Remember to repurpose those Gulps next season, and if you failed to do so this past year you can also try a small glow bead in front of the hook. Ling like bling.

2019 1 A Winter Ling Thing BILLY WATSON
Billy Watson of Lansdale, PA holds the New Jersey state and IGFA certified world record red hake (ling), a 12-pound, 13-ounce monster caught in February of 2010 while fishing approximately 20 miles ESE of Manasquan Inlet at the Mud Hole aboard the Jamaica II. Photo courtesy of Billy Watson.

The Ling Bounce

When I ling fish I see two major problems that prevent new anglers from catching. The first has to do with proper contact with the bottom. When the sinker hits the bottom, the angler must maintain a tight line without letting out too much slack or without raising the sinker off the bottom unnaturally. When the boat rises with a wave, you lower the rod; when the boat drops down into a wave you raise the rod. I keep a finger on the line for added sensitivity. Too much slack and the sinker will roll around into the wreck and become stuck in seconds. If the line is too tight raising the bait off the bottom, the ling will ignore it. Strike that balance and you will catch more than the person next to you. I promise.

2019 1 A Winter Ling Thing Astin
The New Jersey Division of Fish and Wildlife has seriously ramped up artificial reef activities in recent years, with structure like the newly deposited Austin awaiting winter bottom bouncers. Photo by Chris Lido

The second major mistake happens when anglers eventually get stuck in the wreck. Instead of trying to free the rig with a steady pull, which only serves to dig the hook or sinker in deeper, a good wreck angler should learn how to bounce the sinker and rig out of the wreck. Good mates and sharpies have about a 90 percent success rate in freeing snags with this method. You just have to remember to bounce it (think of a bouncing a ball up and down versus a game of tug of war).

The bounce is also a ling thing when it comes to presentation. If the bite is slow, give the sinker a few inch-high bounces on the bottom and stir up puffs of mud and debris, wavering that bait in front of their barbels. Then wait 20 seconds, feeling for a strike. Repeat and repeat again until that tell-tale tap has you swinging skyward with the bending rod and cranking up your lowly but delicious prize.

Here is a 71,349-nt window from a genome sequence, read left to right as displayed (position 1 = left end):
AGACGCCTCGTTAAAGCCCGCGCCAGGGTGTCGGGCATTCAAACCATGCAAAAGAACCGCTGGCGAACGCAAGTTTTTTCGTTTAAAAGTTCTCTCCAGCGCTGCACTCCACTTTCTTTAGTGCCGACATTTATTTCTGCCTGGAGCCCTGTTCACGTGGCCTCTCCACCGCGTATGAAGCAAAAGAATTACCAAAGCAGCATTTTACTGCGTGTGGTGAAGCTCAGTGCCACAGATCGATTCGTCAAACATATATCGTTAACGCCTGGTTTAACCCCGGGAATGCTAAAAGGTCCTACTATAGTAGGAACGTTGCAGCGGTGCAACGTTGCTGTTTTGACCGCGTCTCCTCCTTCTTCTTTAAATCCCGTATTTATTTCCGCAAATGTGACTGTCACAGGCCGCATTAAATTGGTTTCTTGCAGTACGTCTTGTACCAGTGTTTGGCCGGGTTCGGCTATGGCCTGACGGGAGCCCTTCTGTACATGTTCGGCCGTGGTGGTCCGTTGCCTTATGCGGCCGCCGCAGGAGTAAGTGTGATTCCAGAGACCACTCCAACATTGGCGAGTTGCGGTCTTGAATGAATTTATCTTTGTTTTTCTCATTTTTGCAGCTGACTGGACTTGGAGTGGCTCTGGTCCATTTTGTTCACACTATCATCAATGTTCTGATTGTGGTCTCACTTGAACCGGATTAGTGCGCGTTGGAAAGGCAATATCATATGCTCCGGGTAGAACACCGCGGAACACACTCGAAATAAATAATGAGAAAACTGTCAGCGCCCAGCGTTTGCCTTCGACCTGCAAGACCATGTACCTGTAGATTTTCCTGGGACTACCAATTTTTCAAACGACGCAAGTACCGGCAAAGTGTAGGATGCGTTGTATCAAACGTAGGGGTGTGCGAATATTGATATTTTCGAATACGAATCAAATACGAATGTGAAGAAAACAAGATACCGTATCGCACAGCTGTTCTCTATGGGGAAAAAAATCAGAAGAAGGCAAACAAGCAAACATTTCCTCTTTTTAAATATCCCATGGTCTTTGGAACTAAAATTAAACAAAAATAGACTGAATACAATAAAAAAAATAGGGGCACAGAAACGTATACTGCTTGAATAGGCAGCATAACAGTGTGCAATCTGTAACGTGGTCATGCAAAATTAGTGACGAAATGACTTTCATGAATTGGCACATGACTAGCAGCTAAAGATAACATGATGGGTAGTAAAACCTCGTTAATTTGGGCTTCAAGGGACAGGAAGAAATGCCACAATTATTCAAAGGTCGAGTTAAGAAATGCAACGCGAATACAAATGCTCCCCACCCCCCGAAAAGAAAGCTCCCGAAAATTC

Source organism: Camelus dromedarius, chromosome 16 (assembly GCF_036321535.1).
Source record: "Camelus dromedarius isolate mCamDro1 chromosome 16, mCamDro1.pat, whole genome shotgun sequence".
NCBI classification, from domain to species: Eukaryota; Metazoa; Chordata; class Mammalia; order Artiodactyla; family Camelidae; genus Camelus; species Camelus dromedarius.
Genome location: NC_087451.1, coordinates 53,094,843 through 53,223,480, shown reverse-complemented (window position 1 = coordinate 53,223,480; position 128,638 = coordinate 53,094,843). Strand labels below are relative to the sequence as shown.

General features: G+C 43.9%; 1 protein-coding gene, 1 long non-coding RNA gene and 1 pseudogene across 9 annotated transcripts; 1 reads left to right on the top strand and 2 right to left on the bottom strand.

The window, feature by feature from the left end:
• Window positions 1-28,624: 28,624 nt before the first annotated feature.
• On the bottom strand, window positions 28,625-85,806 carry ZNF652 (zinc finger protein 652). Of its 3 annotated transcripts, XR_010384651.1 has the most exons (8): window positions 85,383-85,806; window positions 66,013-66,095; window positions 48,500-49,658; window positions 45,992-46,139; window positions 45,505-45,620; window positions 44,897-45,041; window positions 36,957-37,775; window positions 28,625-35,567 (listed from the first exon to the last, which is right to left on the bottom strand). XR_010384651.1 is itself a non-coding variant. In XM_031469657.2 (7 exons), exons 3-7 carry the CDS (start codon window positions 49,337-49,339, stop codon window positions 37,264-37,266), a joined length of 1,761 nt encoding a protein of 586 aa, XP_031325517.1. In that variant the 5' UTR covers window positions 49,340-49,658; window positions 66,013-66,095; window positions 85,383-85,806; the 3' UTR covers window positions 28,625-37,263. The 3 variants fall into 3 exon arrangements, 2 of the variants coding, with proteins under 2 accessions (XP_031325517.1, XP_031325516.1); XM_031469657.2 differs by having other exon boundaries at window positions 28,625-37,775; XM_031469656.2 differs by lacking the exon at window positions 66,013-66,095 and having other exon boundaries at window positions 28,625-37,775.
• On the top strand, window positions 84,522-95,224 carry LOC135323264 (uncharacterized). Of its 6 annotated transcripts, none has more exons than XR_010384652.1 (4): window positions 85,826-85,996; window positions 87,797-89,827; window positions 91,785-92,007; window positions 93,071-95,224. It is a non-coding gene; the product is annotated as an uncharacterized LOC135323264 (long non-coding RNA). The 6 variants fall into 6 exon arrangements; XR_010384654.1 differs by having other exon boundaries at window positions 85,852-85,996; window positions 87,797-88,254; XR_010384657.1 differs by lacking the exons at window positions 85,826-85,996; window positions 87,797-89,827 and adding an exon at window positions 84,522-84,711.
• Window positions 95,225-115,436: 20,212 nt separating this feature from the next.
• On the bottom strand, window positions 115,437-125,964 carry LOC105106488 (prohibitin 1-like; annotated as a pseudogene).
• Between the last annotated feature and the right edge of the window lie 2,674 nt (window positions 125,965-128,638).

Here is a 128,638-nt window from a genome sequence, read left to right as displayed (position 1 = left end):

Most if not all the ling that you catch will come up “bent,” a diving term, meaning that the pressure of ascending to the surface quickly causes gases to expand (barotrauma) and in short- they die. Any ling caught should be quickly put into an ice bath, and as mentioned, protective clothing in the form of oil skins should be worn in case of piscatorial incontinence on the part of the messy, slimy ling and clam snot used to catch them.

Ling cutlets are white, creamy and excellent for pan frying, after breading. Baking is also a salivating way to prepare them. I have had success freezing in vacuum sealing bags of ling, but only after putting a paper towel along the seal to catch the liquid being sucked out of the meat between the fillets. This tactic is to be used only in times of great abundance as there is nothing quite like fresh ling tacos.I hope you all get a change to ling in a bunch of fish this winter, so get off the couch and pass the red hake hot sauce please!

  • Oil skins, aka foul weather gear
  • Deck boots with warm socks
  • Cooler with ice
  • 50-pound coffee can full of bank sinkers (6 to 16 ounces)
  • Conventional tackle suitable for fluke/striped bass
  • 50-pound Thermos full of coffee

Well, that is a lot of coffee.  But plenty of hot soup, coffee or cocoa will go a long way on the winter fishing grounds.  Many boats have hot offerings in the onboard galley; and while there aren’t many left, a party boat with a heated handrail is awesome for January wreckfishing.  Find yourself a knowledgeable captain and crew who really know the local wrecks and reefs, and bring along a voracious appetite for tasty cod-like creatures.